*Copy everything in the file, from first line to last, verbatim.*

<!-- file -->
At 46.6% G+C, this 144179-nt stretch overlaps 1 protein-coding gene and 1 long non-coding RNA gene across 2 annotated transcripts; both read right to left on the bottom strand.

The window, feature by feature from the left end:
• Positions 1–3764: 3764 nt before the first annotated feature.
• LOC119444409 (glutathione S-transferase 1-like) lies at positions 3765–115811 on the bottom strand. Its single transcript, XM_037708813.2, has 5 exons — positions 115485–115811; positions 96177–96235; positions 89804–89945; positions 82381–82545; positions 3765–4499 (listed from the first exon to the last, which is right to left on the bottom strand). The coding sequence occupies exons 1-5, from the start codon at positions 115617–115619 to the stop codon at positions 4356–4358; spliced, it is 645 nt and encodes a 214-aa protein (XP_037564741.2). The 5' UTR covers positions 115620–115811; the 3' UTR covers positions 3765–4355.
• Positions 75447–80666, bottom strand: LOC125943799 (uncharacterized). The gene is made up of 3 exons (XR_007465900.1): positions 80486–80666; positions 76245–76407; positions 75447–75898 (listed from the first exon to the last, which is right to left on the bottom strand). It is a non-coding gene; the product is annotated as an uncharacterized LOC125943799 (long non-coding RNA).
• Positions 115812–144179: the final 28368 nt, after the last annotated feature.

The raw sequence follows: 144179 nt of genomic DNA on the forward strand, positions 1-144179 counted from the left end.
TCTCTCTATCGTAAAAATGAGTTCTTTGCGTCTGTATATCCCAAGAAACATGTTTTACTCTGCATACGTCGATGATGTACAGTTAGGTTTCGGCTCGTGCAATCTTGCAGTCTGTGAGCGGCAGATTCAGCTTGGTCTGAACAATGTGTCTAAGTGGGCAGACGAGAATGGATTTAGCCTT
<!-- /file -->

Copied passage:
At 46.6% G+C, this 144179-nt stretch overlaps 1 protein-coding gene and 1 long non-coding RNA gene across 2 annotated transcripts; both read right to left on the bottom strand.

The window, feature by feature from the left end:
• Positions 1–3764: 3764 nt before the first annotated feature.
• LOC119444409 (glutathione S-transferase 1-like) lies at positions 3765–115811 on the bottom strand. Its single transcript, XM_037708813.2, has 5 exons — positions 115485–115811; positions 96177–96235; positions 89804–89945; positions 82381–82545; positions 3765–4499 (listed from the first exon to the last, which is right to left on the bottom strand). The coding sequence occupies exons 1-5, from the start codon at positions 115617–115619 to the stop codon at positions 4356–4358; spliced, it is 645 nt and encodes a 214-aa protein (XP_037564741.2). The 5' UTR covers positions 115620–115811; the 3' UTR covers positions 3765–4355.
• Positions 75447–80666, bottom strand: LOC125943799 (uncharacterized). The gene is made up of 3 exons (XR_007465900.1): positions 80486–80666; positions 76245–76407; positions 75447–75898 (listed from the first exon to the last, which is right to left on the bottom strand). It is a non-coding gene; the product is annotated as an uncharacterized LOC125943799 (long non-coding RNA).
• Positions 115812–144179: the final 28368 nt, after the last annotated feature.

The raw sequence follows: 144179 nt of genomic DNA on the forward strand, positions 1-144179 counted from the left end.
TCTCTCTATCGTAAAAATGAGTTCTTTGCGTCTGTATATCCCAAGAAACATGTTTTACTCTGCATACGTCGATGATGTACAGTTAGGTTTCGGCTCGTGCAATCTTGCAGTCTGTGAGCGGCAGATTCAGCTTGGTCTGAACAATGTGTCTAAGTGGGCAGACGAGAATGGATTTAGCCTT